Plants in Focus #2

Hi there!

Since spring is upon us and that roses will be taking centre stage very soon, I thought I would put the spotlight on this quite interesting rose.  It has some very interesting attributes and if you don’t like prickles look away very soon.  Another reason I thought we would look at this beauty is because I see its starting to flower.

Rosa omeiensis pteracantha

Rosa omiensis pterecantha

A most interesting rose that hails from South western and central China in the provinces of Gansu, Guizhou, Hubei, Ningxia, Qinghai, Shaanxi, Sichuan, Xizang and Yunnan.  It grows in Abies forests, thickets, scrub, pasture, hillsides and slopes at altitudes between 700-4000m.  It is a shrub that can grow to 4m tall, in cultivation it normally gets to 2-3m tall.  Shrub is usually very spiny and this trait gives it a common name of ‘Winged thorn Rose’.  The thorns on new growth are quite spectacular in the sense they are bright red and somewhat translucent when the sun shines through them.  As they age they harden and turn brown.  They can be quite large as you will see in the photo’s below.

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Notice above that not only does this rose have huge prickles it also has small spines.  Note also the leaves which can be 3-6cm long and also have 5-13 leaflets with a serrated margin.  This one has 9 leaflets.  These leaves give this rose a ferny appearance as well and they are deciduous, giving a nice yellow/red colour in Autumn.  See below more examples of the prickles and note their size!

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Here’s one with my fingers so you can compare their size.

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The Flowers are unusual as well because they only have 4 petals and this is the only rose known for this.  Flowers are white and are 2.5-3.5cm in diameter.  This rose flowers early in spring and I find its normally the first of my roses to come into flower and it can be fleeting.  The flowers are followed by small round hips which are red.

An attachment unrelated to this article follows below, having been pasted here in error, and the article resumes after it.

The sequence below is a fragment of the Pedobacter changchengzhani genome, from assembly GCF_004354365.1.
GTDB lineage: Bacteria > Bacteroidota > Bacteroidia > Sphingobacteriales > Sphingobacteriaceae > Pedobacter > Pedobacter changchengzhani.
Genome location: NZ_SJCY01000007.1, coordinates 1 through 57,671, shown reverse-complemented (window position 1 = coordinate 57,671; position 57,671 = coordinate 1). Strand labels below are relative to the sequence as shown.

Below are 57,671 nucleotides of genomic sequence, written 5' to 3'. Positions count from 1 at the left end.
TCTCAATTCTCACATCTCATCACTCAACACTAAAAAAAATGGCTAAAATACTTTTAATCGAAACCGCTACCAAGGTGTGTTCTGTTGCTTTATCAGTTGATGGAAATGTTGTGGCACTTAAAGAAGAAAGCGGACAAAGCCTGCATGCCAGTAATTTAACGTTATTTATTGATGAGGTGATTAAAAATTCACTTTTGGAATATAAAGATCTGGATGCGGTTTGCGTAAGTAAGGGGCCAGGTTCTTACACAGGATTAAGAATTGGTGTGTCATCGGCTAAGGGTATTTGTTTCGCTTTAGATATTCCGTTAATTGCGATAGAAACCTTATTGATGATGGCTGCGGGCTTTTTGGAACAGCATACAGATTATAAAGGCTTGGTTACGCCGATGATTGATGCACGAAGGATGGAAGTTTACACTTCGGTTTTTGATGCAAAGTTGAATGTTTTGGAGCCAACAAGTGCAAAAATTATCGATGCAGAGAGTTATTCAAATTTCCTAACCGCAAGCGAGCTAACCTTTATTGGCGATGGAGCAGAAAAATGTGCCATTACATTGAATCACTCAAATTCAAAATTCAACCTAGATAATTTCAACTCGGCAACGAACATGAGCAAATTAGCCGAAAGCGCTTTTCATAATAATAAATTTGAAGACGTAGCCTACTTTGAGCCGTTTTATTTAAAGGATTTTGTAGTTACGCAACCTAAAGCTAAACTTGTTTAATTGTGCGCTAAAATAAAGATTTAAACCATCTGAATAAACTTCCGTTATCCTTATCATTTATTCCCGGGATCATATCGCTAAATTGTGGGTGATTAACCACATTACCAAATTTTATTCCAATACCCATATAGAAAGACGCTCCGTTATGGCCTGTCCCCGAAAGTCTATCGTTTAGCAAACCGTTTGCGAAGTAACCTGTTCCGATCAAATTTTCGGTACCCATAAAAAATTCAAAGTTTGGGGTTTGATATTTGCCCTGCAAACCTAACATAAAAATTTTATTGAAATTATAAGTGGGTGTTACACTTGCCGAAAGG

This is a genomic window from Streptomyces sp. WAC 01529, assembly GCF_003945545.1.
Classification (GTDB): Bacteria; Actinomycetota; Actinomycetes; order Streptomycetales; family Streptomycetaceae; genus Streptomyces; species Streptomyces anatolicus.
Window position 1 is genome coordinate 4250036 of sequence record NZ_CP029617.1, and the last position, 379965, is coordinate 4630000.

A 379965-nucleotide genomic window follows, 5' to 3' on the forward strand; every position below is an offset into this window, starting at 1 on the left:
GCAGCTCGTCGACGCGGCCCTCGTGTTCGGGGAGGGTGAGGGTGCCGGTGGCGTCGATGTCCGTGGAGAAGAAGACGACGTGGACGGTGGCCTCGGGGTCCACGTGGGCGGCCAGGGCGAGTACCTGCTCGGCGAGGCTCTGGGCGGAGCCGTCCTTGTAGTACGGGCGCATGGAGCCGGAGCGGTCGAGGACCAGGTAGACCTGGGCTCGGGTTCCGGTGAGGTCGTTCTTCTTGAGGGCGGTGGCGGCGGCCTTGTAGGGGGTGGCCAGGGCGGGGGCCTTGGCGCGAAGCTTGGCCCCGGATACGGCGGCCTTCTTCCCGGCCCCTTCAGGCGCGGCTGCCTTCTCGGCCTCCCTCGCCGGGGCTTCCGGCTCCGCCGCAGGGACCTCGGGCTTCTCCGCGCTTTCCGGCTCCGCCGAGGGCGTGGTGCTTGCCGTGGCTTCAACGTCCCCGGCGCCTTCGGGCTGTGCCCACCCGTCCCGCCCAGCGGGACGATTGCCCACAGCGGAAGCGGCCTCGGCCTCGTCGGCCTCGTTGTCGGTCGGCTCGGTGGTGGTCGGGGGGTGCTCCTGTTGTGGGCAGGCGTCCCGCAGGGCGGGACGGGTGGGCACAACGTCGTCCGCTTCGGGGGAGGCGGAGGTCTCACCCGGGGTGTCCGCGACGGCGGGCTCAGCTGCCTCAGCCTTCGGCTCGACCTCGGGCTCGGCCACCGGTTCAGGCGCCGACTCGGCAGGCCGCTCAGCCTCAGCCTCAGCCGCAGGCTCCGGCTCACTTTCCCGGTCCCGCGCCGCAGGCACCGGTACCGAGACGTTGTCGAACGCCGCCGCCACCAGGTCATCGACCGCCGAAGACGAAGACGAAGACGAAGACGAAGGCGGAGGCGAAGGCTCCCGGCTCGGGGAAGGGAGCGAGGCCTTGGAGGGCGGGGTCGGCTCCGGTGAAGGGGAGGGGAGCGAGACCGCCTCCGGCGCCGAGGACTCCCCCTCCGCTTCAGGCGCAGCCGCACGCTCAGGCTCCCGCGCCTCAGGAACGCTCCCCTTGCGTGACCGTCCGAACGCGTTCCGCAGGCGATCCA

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There are 4 different forms of this rose which are R. omeiensis f. omeiensis, R. omeiensis f. glandulosa, R. omeiensis f. paucijuga and of course R. omeiensis f. pteracantha which was discovered by Rehder and E.H.Wilson in 1915.  I tried to find out about the name of this rose with not much sucess but what I think I could deduce is that ‘pter’ or ‘ptera’ is something that is winged and in this case it definetily has large thorns that look a bit like wings.  Part of omeiensis could be where this rose is found at Mount Emei(omei) in the province of Sichuan.  Mt Emei sits at the western end of the Sichuan basin and stands at 3099m near the town of Emeishan City.  There have been roughly 200 plant species from various plant families described from Mt Emei.  The root bark from this rose is used for tanning, the bark contains about 16% tannin.  The hips are also sweet and edible and used medicinally and to ferment wine as well.

If you have the room, this is an outstanding rose to have as a focal/talking point in the garden.  In my experience with this rose it is best given plenty of room and doesn’t seem to like being crowded.  Best left unpruned and only get rid of deadwood as needed.  Make sure you use gloves if you are removing any deadwood or working near it or you will regret it.  A jumper helps as well!  Not really worth growing just for the flowers although they are unique, the standout feature of this rose is its Thorns.

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Cheers!

and watch those fingers!

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One thought on “Plants in Focus #2

  1. Pingback: Roses | Ben Gurglebop

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